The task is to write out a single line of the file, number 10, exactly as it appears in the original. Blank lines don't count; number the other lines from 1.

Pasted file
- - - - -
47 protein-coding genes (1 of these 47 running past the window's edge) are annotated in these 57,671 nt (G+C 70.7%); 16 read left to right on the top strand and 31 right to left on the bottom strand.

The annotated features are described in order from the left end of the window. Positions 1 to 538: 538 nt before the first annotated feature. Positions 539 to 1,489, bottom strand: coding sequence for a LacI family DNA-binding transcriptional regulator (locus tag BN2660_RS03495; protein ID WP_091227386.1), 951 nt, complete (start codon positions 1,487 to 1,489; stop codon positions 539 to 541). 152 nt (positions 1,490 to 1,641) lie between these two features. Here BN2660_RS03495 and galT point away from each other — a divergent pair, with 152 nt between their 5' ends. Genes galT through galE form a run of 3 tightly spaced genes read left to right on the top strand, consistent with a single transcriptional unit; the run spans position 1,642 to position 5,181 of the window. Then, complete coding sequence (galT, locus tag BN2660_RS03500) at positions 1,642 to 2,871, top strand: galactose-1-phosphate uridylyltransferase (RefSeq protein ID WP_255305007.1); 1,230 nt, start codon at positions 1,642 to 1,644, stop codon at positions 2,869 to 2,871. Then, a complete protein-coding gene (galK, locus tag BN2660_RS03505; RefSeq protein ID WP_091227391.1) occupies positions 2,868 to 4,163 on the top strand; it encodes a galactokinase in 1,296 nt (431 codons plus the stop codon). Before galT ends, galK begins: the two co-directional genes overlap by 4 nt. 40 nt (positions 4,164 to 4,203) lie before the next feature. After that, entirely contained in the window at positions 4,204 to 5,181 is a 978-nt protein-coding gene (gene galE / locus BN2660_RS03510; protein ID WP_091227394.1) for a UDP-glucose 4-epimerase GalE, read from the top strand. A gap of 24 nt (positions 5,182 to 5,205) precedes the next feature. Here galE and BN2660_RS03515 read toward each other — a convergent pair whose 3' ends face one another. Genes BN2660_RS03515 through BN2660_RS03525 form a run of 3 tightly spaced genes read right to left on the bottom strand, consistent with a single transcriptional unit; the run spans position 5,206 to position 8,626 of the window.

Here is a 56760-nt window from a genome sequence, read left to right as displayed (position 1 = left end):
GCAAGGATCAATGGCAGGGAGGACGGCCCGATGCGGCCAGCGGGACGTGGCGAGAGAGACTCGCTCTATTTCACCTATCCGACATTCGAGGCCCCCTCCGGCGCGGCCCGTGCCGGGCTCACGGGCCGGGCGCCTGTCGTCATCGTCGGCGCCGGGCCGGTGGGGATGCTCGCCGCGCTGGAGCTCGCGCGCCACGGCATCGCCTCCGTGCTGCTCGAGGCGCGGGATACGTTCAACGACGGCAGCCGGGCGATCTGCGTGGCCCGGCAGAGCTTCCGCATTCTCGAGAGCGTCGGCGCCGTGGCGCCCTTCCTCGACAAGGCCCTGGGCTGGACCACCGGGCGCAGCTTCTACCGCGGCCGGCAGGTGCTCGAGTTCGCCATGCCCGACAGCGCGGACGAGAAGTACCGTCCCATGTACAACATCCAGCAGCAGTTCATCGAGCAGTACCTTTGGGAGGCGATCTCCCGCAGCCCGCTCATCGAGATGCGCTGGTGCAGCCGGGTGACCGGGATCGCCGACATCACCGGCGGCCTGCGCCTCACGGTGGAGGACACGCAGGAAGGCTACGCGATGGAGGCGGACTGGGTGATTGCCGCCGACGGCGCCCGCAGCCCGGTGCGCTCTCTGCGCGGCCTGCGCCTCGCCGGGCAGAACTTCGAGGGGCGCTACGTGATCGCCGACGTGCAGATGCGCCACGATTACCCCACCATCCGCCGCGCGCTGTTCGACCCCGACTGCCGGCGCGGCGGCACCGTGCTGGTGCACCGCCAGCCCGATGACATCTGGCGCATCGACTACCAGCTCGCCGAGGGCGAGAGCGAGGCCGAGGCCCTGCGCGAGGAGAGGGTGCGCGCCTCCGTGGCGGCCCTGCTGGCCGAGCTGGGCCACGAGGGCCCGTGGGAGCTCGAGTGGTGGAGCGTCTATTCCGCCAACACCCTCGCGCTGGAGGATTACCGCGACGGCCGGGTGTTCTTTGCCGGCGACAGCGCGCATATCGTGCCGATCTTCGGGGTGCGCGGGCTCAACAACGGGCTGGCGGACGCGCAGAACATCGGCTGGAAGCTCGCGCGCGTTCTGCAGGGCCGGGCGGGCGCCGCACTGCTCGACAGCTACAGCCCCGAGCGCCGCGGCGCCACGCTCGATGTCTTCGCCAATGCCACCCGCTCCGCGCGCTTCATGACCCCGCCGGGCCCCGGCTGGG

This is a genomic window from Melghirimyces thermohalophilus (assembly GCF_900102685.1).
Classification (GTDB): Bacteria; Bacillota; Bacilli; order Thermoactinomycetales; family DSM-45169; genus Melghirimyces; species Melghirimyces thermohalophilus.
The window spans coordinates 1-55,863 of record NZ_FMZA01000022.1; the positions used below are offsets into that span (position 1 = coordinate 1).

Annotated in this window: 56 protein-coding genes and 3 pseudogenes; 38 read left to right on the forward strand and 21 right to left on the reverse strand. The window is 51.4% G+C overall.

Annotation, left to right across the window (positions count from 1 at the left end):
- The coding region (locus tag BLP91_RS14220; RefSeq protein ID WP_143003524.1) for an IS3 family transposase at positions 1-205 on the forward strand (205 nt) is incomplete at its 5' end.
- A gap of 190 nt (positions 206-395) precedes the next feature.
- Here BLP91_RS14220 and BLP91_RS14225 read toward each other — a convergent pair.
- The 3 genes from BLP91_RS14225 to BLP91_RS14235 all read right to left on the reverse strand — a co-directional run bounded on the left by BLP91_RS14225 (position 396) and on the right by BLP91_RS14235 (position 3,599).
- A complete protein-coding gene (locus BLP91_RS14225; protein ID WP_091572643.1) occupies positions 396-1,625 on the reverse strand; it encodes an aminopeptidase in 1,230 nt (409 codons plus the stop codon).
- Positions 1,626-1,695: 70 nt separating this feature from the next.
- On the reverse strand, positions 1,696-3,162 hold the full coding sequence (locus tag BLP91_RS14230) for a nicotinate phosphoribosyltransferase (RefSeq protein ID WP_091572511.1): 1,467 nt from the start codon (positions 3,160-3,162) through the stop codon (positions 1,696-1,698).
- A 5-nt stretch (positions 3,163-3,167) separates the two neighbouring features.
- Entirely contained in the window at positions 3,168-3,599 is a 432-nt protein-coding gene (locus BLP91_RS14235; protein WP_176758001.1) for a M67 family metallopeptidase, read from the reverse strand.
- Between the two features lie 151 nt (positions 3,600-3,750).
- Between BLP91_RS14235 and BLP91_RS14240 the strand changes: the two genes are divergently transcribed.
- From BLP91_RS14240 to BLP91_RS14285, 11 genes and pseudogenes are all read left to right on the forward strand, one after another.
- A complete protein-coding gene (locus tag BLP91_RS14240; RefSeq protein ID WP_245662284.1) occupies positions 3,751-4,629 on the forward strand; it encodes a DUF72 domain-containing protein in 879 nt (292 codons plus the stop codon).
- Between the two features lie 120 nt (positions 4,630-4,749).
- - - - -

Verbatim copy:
- The coding region (locus tag BLP91_RS14220; RefSeq protein ID WP_143003524.1) for an IS3 family transposase at positions 1-205 on the forward strand (205 nt) is incomplete at its 5' end.